The Bali Action Plan (BAP), agreed in 2007, launched a two-year negotiating process to agree a climate deal. The Copenhagen Climate Summit is the deadline for that agreement. One of the key elements of the BAP was the 'shared vision.' The post-Bali process was to address 'a shared vision for long-term cooperative action, including a long-term global goal for emissions reduction, to achieve the ultimate objective of the Convention.'
Executive summary: The shared vision must be for an agreement that avoids the unprecedented threats of climate change facing all life on Earth. The agreement must be comprehensive, ambitious, fair and binding. The shared vision must set out yardsticks against which it is measured. It must be a vision for the transformation of the global economy into one that is low-carbon and sustainable in its production and consumption. It must put down markers for adaptation, forest protection and the levels of technological, financial and capacity building support that will be required to achieve the overall level of ambition.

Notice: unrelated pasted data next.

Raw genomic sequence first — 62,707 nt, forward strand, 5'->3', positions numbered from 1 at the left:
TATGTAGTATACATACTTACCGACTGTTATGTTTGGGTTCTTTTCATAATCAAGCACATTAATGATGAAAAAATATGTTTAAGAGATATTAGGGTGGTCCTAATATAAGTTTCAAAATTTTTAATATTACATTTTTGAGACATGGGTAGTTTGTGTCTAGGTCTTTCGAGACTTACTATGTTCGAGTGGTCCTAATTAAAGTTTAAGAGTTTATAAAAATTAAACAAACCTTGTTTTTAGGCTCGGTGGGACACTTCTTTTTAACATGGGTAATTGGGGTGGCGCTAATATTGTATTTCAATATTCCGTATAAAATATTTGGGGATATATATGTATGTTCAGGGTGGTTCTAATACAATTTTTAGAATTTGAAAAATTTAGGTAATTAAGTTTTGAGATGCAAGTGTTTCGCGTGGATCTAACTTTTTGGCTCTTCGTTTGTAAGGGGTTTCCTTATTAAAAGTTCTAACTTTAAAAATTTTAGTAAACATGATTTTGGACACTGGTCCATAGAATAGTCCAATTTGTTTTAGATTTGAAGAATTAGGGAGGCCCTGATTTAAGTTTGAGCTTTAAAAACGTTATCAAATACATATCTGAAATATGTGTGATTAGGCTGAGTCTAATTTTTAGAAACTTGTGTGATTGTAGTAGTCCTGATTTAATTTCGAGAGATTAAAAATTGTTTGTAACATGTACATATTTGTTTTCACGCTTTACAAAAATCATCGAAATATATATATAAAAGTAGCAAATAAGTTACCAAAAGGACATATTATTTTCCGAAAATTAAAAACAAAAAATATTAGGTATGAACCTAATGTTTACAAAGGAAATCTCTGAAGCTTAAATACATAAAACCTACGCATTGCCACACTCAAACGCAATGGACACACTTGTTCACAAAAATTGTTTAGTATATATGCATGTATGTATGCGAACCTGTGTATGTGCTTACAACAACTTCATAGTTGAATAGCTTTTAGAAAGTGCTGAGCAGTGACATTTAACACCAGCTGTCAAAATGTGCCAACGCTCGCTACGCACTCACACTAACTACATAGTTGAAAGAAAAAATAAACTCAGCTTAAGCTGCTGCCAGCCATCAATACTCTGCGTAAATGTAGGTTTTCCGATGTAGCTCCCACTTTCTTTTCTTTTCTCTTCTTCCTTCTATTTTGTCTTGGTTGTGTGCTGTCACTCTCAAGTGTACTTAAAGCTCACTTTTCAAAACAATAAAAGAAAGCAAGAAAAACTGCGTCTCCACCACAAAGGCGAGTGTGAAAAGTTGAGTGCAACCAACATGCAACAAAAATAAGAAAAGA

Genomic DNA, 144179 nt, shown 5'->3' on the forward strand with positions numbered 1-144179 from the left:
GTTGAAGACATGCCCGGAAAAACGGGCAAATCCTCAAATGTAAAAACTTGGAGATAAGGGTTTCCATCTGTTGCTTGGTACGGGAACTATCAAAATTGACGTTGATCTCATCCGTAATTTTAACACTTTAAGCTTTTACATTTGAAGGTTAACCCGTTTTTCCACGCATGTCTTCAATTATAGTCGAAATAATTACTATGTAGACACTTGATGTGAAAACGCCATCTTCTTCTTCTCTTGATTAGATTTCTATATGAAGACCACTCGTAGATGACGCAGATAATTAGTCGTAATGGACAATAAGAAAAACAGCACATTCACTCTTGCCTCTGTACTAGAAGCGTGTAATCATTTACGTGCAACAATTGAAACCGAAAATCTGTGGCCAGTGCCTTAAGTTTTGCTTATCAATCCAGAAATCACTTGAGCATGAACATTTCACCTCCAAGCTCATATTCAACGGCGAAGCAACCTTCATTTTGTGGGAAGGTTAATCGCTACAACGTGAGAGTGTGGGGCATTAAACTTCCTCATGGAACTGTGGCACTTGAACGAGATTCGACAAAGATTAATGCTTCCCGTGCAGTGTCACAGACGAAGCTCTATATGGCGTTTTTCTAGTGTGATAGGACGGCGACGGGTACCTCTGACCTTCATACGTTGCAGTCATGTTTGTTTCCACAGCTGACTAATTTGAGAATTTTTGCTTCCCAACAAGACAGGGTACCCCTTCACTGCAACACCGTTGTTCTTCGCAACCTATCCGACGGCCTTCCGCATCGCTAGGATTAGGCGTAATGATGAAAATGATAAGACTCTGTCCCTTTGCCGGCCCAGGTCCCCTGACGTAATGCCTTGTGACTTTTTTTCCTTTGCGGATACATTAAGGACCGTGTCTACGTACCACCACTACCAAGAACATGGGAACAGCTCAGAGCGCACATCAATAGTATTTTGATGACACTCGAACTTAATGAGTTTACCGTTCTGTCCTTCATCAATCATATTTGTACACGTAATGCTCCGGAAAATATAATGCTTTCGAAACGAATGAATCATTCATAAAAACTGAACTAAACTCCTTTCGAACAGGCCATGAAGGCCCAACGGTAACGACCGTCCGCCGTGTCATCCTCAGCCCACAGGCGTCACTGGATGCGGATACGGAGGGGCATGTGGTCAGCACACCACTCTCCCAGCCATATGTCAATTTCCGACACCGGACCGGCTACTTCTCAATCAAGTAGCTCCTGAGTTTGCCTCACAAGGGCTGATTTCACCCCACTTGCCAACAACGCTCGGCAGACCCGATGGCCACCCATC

It should guide governments’ concrete actions on mitigation, forest protection and adaptation over the medium and longer term. This vision must ensure that the world is on course to stay as far below a rise of 2 degrees Celcius as possible. Indeed, Least Developed Countries (LDCs) and Small Island Developing States (SIDs) have called for '1.5 to stay alive' – making it clear that more than 1.5 degrees Celcius of warming would be catastrophic for their countries. Most importantly, the shared vision must be expressed in legal text that leaves no room for reinterpretation afterwards. A fudged political declaration is inadequate and therefore unacceptable.
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